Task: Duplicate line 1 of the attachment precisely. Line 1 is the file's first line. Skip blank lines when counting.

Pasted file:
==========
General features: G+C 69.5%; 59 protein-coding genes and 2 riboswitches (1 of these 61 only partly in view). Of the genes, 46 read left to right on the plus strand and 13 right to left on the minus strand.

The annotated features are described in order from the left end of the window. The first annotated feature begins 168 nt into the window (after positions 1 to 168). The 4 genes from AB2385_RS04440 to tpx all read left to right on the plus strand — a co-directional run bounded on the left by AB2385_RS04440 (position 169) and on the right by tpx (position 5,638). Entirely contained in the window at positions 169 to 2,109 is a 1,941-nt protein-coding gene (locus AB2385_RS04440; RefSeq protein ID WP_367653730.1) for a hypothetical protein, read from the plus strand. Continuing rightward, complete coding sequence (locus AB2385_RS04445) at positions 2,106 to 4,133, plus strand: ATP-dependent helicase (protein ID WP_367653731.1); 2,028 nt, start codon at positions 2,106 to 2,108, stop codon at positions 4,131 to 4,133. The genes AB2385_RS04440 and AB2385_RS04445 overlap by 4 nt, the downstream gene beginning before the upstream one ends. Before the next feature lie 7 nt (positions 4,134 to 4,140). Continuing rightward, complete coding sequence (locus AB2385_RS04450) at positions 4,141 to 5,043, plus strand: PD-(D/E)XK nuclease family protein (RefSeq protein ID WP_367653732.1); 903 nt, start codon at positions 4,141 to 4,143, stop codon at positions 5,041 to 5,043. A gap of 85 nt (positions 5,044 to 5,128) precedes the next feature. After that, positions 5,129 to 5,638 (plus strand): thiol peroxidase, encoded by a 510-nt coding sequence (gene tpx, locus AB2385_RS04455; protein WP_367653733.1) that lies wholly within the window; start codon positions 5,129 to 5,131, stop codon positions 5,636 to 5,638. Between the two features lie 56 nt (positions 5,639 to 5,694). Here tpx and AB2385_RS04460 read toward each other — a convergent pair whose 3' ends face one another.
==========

General features: G+C 69.5%; 59 protein-coding genes and 2 riboswitches (1 of these 61 only partly in view). Of the genes, 46 read left to right on the plus strand and 13 right to left on the minus strand.